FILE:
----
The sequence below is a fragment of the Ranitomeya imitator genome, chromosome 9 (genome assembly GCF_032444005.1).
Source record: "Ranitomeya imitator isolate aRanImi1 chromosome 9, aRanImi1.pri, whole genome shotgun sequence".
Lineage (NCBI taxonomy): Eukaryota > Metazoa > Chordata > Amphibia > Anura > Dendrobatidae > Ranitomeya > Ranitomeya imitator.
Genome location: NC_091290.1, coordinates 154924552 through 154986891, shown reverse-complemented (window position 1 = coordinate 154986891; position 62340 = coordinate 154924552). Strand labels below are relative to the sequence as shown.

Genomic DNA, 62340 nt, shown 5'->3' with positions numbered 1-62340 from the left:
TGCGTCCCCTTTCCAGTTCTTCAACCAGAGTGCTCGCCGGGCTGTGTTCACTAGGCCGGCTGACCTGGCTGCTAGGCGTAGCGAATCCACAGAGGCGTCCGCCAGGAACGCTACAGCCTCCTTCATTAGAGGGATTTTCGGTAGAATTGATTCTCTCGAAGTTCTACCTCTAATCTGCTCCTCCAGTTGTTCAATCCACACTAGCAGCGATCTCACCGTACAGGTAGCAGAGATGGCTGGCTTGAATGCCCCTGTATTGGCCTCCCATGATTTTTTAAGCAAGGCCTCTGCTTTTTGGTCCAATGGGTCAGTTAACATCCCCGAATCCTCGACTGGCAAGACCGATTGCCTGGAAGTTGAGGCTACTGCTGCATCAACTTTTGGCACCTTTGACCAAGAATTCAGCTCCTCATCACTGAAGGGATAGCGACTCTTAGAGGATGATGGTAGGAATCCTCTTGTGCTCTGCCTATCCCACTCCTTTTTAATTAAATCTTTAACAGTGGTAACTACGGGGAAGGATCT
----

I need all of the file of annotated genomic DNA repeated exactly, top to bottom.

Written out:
The sequence below is a fragment of the Ranitomeya imitator genome, chromosome 9 (genome assembly GCF_032444005.1).
Source record: "Ranitomeya imitator isolate aRanImi1 chromosome 9, aRanImi1.pri, whole genome shotgun sequence".
Lineage (NCBI taxonomy): Eukaryota > Metazoa > Chordata > Amphibia > Anura > Dendrobatidae > Ranitomeya > Ranitomeya imitator.
Genome location: NC_091290.1, coordinates 154924552 through 154986891, shown reverse-complemented (window position 1 = coordinate 154986891; position 62340 = coordinate 154924552). Strand labels below are relative to the sequence as shown.

Genomic DNA, 62340 nt, shown 5'->3' with positions numbered 1-62340 from the left:
TGCGTCCCCTTTCCAGTTCTTCAACCAGAGTGCTCGCCGGGCTGTGTTCACTAGGCCGGCTGACCTGGCTGCTAGGCGTAGCGAATCCACAGAGGCGTCCGCCAGGAACGCTACAGCCTCCTTCATTAGAGGGATTTTCGGTAGAATTGATTCTCTCGAAGTTCTACCTCTAATCTGCTCCTCCAGTTGTTCAATCCACACTAGCAGCGATCTCACCGTACAGGTAGCAGAGATGGCTGGCTTGAATGCCCCTGTATTGGCCTCCCATGATTTTTTAAGCAAGGCCTCTGCTTTTTGGTCCAATGGGTCAGTTAACATCCCCGAATCCTCGACTGGCAAGACCGATTGCCTGGAAGTTGAGGCTACTGCTGCATCAACTTTTGGCACCTTTGACCAAGAATTCAGCTCCTCATCACTGAAGGGATAGCGACTCTTAGAGGATGATGGTAGGAATCCTCTTGTGCTCTGCCTATCCCACTCCTTTTTAATTAAATCTTTAACAGTGGTAACTACGGGGAAGGATCT